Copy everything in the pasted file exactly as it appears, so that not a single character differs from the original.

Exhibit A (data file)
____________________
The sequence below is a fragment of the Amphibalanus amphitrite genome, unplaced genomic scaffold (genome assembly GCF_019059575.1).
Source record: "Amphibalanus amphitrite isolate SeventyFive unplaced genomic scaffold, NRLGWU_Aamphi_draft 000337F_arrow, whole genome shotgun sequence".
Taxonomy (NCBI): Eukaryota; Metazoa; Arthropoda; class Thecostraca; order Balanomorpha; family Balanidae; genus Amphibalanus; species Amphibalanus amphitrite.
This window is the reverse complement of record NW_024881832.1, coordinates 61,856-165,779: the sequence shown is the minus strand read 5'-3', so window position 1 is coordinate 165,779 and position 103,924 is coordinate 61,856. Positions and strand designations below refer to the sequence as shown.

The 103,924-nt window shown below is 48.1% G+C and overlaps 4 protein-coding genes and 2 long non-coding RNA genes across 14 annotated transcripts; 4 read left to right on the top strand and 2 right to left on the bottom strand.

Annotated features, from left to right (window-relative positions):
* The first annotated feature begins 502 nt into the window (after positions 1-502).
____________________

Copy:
The sequence below is a fragment of the Amphibalanus amphitrite genome, unplaced genomic scaffold (genome assembly GCF_019059575.1).
Source record: "Amphibalanus amphitrite isolate SeventyFive unplaced genomic scaffold, NRLGWU_Aamphi_draft 000337F_arrow, whole genome shotgun sequence".
Taxonomy (NCBI): Eukaryota; Metazoa; Arthropoda; class Thecostraca; order Balanomorpha; family Balanidae; genus Amphibalanus; species Amphibalanus amphitrite.
This window is the reverse complement of record NW_024881832.1, coordinates 61,856-165,779: the sequence shown is the minus strand read 5'-3', so window position 1 is coordinate 165,779 and position 103,924 is coordinate 61,856. Positions and strand designations below refer to the sequence as shown.

The 103,924-nt window shown below is 48.1% G+C and overlaps 4 protein-coding genes and 2 long non-coding RNA genes across 14 annotated transcripts; 4 read left to right on the top strand and 2 right to left on the bottom strand.

Annotated features, from left to right (window-relative positions):
* The first annotated feature begins 502 nt into the window (after positions 1-502).